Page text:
Diabetic Retinopathy

People with diabetes are at an increased risk of developing eye diseases that can lead to vision loss and blindness; including: diabetic retinopathy, cataracts and glaucoma. In fact, diabetes is the leading cause of blindness in the United States.

Diabetic eye conditions often develop without any noticeable pain or vision loss. In fact, serious damage may have already occurred by the time the patient notices any symptoms. For this reason, it is very important for diabetics to have an annual comprehensive eye exam. Early detection of diabetic eye disease and prompt treatment can help prevent permanent damage.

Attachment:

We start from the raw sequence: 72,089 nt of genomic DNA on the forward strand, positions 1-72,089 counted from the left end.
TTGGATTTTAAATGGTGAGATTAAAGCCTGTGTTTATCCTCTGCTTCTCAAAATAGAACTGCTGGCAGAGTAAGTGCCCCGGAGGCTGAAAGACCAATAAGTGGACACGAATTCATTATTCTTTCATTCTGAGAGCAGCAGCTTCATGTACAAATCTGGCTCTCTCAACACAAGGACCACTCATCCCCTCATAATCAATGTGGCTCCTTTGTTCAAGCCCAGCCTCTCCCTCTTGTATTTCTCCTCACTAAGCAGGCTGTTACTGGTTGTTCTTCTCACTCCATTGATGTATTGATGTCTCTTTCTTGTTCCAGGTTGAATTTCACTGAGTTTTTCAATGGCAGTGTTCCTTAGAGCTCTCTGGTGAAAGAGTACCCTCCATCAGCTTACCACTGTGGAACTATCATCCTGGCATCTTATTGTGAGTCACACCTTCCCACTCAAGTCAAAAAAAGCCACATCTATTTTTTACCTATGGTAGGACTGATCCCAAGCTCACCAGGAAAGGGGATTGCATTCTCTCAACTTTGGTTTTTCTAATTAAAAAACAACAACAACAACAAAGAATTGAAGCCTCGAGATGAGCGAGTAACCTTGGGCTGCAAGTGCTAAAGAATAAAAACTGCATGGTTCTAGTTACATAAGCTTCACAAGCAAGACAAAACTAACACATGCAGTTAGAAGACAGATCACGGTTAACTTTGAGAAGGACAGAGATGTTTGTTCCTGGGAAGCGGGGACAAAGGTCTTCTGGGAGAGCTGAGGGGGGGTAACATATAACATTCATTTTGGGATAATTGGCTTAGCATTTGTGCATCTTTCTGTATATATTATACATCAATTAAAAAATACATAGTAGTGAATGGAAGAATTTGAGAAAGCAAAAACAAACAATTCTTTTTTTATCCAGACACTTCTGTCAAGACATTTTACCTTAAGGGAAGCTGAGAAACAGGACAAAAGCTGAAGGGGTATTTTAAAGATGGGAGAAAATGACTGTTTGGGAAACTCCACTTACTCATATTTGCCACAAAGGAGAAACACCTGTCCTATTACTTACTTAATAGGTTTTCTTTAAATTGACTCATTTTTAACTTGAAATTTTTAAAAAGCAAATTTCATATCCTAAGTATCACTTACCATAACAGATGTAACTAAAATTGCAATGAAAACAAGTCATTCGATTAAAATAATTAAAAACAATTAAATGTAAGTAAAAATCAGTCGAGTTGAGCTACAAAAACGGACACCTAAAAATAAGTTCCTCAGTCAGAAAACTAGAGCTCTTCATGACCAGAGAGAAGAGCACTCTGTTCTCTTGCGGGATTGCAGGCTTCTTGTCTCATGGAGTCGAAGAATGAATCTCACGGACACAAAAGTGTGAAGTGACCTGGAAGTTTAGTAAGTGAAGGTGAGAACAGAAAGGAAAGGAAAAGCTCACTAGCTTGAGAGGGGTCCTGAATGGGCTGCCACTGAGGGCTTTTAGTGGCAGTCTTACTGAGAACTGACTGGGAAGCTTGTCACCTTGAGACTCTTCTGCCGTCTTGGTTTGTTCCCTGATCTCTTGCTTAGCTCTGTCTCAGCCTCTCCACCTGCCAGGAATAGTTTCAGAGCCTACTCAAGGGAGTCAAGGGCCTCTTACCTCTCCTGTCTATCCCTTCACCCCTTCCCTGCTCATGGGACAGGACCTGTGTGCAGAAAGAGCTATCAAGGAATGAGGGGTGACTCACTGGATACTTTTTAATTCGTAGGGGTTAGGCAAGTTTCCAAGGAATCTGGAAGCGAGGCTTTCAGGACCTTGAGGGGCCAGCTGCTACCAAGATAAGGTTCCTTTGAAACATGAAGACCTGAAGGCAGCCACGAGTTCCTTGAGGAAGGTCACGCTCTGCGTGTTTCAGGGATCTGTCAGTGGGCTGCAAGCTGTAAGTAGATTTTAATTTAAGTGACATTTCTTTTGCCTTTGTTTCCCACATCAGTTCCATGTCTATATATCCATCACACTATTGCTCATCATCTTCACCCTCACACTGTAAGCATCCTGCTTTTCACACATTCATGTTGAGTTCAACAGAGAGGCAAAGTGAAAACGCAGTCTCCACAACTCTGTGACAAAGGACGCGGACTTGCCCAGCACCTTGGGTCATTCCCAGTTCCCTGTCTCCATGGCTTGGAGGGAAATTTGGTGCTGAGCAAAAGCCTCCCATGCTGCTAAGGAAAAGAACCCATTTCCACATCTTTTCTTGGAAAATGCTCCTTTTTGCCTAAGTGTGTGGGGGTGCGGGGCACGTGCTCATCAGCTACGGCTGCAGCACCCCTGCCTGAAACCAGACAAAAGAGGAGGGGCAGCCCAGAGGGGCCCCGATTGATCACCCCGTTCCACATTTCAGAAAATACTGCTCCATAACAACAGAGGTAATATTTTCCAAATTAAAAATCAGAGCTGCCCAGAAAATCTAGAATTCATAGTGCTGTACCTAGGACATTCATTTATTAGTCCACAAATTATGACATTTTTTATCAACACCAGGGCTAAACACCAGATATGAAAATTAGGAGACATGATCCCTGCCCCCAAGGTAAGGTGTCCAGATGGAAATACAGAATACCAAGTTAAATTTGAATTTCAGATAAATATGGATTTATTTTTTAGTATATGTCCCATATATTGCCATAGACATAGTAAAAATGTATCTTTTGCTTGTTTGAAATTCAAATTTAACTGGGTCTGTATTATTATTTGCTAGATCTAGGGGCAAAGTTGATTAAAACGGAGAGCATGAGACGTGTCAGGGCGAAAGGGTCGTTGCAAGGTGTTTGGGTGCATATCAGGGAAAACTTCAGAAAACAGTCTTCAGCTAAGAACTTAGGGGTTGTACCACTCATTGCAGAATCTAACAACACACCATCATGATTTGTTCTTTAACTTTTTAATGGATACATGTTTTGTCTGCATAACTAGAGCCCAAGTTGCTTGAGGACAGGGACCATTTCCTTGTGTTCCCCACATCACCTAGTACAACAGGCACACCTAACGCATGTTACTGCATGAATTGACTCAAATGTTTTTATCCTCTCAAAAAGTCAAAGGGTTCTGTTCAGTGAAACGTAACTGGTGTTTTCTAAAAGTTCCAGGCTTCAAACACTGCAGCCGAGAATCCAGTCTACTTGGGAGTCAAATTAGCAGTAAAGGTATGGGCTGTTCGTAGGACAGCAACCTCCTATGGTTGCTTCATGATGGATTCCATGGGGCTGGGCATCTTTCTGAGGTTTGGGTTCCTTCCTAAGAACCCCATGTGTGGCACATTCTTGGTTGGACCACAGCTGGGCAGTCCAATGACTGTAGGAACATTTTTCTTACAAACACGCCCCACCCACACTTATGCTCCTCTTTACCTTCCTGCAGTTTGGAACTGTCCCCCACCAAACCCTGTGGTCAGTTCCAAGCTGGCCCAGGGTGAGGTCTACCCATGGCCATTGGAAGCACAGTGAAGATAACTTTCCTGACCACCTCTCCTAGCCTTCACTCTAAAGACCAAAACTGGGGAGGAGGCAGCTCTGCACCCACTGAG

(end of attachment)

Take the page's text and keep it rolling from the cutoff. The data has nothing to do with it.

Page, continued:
Diabetic-related eye problems develop from high blood sugar levels, which can cause damage to blood vessels in the retina (the nerve layer at the back of the eye that senses light and helps to send images to the brain). This damage is referred to as diabetic retinopathy.

Over 40 percent of diabetic patients will develop some form of eye disease in their life. The risk of developing eye problems can be significantly reduced through regular eye exams and by keeping blood sugar levels and blood pressure under control through a healthy diet, regular exercise and medication.